The History of Coffee
If you’ve read about the history of our family and our coffee company, you know where Gaviña coffee comes from. But even our 140 years in this business is just a drop in the cup when you compare it to the history of this favorite beverage. Let’s take a look at coffee through the centuries. There are many versions of the history of coffee, but this is our favorite.
Our Favorite Story
One day, an Ethiopian goat herder named Kaldi saw his goats prancing in a field and wondered why they were acting so lively. Noticing they were eating the berries of a tree, he tried one himself. He found the fruit of this tree to be fairly bland, but vaguely sweet and mildly refreshing. After a few minutes, he was feeling quite lively himself—frolicking and prancing about like a young kid.
When the goat herder realized the effect these berries were having, he gathered a handful to take to the local abbot. This religious man tried the fruit and pronounced it a gift from God, created so that he and his faithful monks could stay up all night to pray.
At some point, the habit of drying the berries for storage and transport became popular. They were eaten like raisins or mixed with dried grains to make granola. There were no coffee shops yet (since coffee wouldn’t be invented until much later). So munching on caffeinated snacks was a great way to stay invigorated on the road.
Early Coffee Drinks
Before coffee was coffee, it was tea! In Yemen, it was a common practice to use coffee cherries, beans, and leaves to make a type of sun tea called “qishr.” It was used as a medicinal preparation for its energizing effects. This sun tea or brew is still popular today in the Middle East and Africa.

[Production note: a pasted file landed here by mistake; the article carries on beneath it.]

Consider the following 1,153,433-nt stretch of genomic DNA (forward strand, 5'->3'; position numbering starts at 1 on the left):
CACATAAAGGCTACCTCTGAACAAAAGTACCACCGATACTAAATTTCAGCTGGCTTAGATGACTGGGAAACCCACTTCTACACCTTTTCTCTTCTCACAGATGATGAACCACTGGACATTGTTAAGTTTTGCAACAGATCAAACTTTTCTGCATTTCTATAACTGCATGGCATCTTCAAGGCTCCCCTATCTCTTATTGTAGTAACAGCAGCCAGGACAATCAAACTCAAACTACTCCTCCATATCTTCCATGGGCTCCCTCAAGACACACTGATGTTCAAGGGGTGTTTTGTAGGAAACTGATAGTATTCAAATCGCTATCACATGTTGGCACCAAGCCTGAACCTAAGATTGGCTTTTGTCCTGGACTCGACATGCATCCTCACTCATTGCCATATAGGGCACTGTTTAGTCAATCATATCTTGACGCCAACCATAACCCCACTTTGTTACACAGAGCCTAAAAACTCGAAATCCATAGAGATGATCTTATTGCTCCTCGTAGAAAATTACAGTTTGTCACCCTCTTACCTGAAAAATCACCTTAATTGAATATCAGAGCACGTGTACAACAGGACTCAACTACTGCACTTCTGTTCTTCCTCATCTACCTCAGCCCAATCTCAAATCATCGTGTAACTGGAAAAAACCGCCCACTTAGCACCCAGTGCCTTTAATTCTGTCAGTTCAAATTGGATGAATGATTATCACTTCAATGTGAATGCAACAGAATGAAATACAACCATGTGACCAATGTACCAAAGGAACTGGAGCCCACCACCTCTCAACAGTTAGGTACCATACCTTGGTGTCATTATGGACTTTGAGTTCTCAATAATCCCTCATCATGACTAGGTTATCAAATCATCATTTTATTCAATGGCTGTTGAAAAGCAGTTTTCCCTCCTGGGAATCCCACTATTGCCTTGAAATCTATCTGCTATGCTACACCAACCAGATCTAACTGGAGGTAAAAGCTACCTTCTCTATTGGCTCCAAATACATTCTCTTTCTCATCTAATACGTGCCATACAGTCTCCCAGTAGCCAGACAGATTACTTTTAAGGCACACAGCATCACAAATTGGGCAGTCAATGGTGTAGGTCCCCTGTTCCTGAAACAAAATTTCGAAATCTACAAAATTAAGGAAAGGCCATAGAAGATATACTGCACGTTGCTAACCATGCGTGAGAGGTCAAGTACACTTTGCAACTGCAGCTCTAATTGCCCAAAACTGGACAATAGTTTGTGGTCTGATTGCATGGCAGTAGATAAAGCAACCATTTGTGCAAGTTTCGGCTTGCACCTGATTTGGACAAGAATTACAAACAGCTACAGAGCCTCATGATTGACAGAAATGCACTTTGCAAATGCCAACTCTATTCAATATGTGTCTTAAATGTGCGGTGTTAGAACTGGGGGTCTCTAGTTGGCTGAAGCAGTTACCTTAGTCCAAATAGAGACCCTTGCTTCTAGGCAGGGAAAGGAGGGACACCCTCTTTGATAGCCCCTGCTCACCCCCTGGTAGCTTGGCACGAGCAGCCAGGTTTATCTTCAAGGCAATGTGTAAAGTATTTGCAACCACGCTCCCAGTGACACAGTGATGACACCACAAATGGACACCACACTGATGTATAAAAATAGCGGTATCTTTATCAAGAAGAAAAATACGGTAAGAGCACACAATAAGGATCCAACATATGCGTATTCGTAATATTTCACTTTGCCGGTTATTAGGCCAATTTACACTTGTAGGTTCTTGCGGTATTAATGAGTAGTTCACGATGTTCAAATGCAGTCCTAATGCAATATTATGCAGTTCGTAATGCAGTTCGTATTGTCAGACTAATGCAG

If this tea was sweetened and allowed to ferment, it would turn into a mildly alcoholic beverage, a little like wine. This was the first drink to receive the Arabic name “qahwah, which means, “to put one off”—as in “to put one off sleep.” Today, that word has become “coffee.”
Brewed Coffee, Finally
It was not until the early 1400s that brewed coffee was created. This was about the same time that metal pots, in which water could be boiled over a fire, appeared in that part of the East. This invention made it possible for the coffee sun tea to be made more quickly by boiling leaves, cherries, and seeds in water. The combination of fire and coffee seeds most probably led to the creation of coffee. Perhaps a pot of tea boiled dry or tipped into the fire, giving the world the first brewed coffee from roasted beans.
Coffee Reaches Europe
One of the first actual appearances of coffee in Europe occurred during the reign of Pope Clement VIII. The brew was then known to be the drink of choice of Muslims (since it contained no alcohol). This association with another religion immediately alarmed the Vatican who wanted to outlaw the brew. The Pope, however, had the desire to learn more about the beverage and fell immediately in love with its aroma. Tempted, he tried a cupful. Instead of banning it, he "baptized" it as "a truly Christian beverage."
Venice, Italy lays claim to establishing the first coffee house on the Piazza di San Marco in 1792. The French and Austrians come in a close second by greatly improving the look, style, and ambiance of their shops. From these humble beginnings, coffee spread rapidly throughout Europe and the developed world.
New York to Boston
It wasn't until about 1683 that Americans discovered coffee. New York, known as New Amsterdam at the time, mimicked the afternoon tea habits of their English brothers. One of the first recorded coffee drinkers was William Penn. After he settled in his Pennsylvania Colony, Penn hired a New York importer to secure a stash of coffee for his personal use.
Strangely enough, this trend toward coffee in America can be largely attributed to tea. In 1773, our Bostonian ancestors hosted the Boston Tea Party, proclaiming freedom from Britain and selected coffee as the American patriotic beverage of choice.
Celebrate Each Day with a Toast to the Perfect Roast
Coffee has come a long way over the years, and we’re glad to be part of the history of this amazing beverage.